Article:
Thursday, November 22, 2012

Review of Paul Sellers' Working Wood Course

As readers of this blog know, I am working through the book and dvds that comprise Paul Sellers' comprehensive introductory course on hand tool woodworking.  I have watched all of the DVDs at least once, read the book and completed more than half of the projects, so this seems like a good time to offer a review.

Bottom line

For those of you that don't want to read the entire review, this course takes on a real challenge:  to introduce and then develop a comprehensive set of basic hand tool woodworking skills.  The book and DVDs are clearly the work of a master educator as well as woodworker.  While it would be better for a beginner to take a comparable course in person, this is the next best thing.  It has a lot of value as well for self-taught intermediate woodworkers who want to fill in gaps in their knowledge and hone their skills.  Some of it was review and reinforcement, but I found value even in those cases from watching and reading about his methods and perspective.  Though somewhat expensive, the $159 price is justified by the value of the product.  The book and DVDs work well together so it is worth purchasing the entire package even though they are available separately.  The book is well written.  The  DVDs are marred somewhat by over-the-top special video and audio effects but are otherwise excellent.

Full review 

Seven DVDs and a book designed to work with them make up the course materials.  They don't assume the student has any woodworking background and the course is structured so that the student can get started with a minimum set of tools.

What about the intermediate woodworker who is already acquainted with much of this material?  I found it highly worthwhile and am going through the course in its entirety.  Many, perhaps most, of us are self-taught.  There are gaps in our knowledge, tools we own that we don't get the most out of, habits we have that aren't ideal, tasks we fall back on machines for because doing so is quick, easy and habitual.  I have not felt that reading or watching any of the material was a waste of my time.  I think it is especially valuable for someone transitioning from power tool to hand tool woodworking.

There are some inherit problems with a home study course like this for a true beginner.  I think that someone with no background would find this course quite daunting at the very start.  The two major problems I see are sharpening even the minimum tool set and needing a bench.  These are problems that in-person courses can solve by providing benches and sharp tools and is a big advantage of them.  Paul does tackle these subjects comprehensively in other sections of the course and does an excellent job.    He devotes a DVD and 100 pages to sharpening everything from saws to spokeshaves to scrapers.  For the most part, the presentation is excellent, although in one case I found the method so sophisticated I haven't yet attempted it:  sharpening a gouge.  He sharpens one in a minute or two on bench stones using a method that requires you to simultaneously maintain the bevel angle, roll the gouge from side to side and follow a figure-eight pattern on the stone, all at a speed that is breathtaking.  I tried it on a board to see what would happen and ended up in a puddle of spasticity on the floor (not literally, but you get the idea).  You can read about how I chickened out and devised an easier method in my earlier post.  I haven't given up though.  Maybe someday.  I think this does illustrate the problem for beginners though, because the gouge is one of the first tools he introduces.  As for the bench, he has a really good design and devotes an entire DVD to constructing it, but this is not something a beginner can attempt at first.  I think there is a need to come up with some kind of interim solution to get started.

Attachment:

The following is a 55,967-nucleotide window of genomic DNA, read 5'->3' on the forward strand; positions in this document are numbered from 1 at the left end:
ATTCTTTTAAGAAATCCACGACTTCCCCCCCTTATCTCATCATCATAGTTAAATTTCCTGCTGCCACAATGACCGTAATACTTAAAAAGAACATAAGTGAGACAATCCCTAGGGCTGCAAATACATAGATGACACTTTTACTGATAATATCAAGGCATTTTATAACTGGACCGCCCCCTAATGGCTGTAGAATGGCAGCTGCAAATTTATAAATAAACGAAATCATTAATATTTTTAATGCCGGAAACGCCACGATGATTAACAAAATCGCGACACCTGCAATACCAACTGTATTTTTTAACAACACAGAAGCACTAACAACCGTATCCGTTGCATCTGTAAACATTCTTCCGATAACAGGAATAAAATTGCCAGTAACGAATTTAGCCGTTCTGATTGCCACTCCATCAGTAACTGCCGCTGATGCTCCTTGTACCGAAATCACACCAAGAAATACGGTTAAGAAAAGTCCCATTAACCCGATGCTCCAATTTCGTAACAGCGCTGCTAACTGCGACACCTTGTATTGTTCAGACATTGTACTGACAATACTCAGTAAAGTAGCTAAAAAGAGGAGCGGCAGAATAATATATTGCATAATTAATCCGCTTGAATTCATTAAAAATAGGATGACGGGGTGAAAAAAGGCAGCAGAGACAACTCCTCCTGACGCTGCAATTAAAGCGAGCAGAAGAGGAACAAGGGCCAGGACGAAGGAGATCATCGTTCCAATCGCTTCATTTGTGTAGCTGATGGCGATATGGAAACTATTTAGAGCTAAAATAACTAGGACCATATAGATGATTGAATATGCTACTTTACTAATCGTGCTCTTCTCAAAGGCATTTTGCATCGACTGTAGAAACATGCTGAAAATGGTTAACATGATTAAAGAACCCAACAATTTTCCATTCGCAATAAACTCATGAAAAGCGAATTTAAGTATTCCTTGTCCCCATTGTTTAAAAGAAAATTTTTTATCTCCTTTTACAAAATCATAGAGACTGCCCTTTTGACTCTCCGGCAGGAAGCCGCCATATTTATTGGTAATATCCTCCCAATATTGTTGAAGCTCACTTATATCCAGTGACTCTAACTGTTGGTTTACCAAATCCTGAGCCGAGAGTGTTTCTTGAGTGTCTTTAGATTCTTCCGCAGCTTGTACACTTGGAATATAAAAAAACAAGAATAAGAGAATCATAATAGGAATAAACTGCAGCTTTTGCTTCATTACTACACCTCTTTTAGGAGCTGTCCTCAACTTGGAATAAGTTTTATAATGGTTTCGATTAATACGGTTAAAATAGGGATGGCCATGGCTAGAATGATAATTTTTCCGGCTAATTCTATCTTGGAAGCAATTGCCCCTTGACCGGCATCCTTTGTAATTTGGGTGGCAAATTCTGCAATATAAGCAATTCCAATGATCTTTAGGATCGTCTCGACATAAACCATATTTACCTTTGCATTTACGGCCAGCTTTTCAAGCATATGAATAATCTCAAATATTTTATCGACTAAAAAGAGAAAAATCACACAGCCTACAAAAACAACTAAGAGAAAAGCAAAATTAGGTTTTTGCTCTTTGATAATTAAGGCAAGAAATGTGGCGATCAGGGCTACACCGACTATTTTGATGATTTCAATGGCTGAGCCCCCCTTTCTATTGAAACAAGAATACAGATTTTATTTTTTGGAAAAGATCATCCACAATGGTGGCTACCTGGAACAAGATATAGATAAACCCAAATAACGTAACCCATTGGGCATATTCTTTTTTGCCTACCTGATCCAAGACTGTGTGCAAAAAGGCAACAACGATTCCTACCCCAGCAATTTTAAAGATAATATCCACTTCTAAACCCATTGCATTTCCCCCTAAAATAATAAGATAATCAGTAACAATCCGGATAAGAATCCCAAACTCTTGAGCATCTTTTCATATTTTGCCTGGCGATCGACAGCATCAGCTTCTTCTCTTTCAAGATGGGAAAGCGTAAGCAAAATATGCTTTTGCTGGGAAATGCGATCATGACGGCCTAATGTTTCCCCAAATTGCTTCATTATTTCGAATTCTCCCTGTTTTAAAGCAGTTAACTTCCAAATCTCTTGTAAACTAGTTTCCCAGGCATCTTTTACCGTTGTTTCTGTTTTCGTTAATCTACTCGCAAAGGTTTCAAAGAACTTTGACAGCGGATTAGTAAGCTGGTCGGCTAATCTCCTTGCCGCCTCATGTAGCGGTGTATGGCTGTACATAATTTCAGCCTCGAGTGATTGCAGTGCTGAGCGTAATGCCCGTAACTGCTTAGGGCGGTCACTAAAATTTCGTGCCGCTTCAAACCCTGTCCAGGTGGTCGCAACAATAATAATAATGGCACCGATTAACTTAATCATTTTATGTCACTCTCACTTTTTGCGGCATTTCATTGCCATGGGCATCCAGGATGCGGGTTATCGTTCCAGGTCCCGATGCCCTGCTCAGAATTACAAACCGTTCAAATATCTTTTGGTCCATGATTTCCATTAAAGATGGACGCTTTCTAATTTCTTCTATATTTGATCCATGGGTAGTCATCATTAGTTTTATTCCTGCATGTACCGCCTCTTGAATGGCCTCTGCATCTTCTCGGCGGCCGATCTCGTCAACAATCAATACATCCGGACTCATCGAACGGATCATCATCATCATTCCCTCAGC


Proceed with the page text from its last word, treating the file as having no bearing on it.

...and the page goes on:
These inherent problems aside, the course proceeds in a logical, well-thought-out way through shaping and then joinery.  Paul's presentations are uniformly excellent.  He is very articulate, exuding passion for great woodworking and demonstrating a patient, step by step approach to teaching the skills.  It's clear that he loves what he does and is very committed to sharing what he knows.  I came away with something each time I watched him perform things I knew how to do already.  This is the value of seeing someone do something rather than just reading about it.  One of the truly unique things he emphasizes is using most of your senses in woodworking.  I find it very convincing and, for example, have found it surprisingly worthwhile to listen carefully while I am working wood.  No more music playing.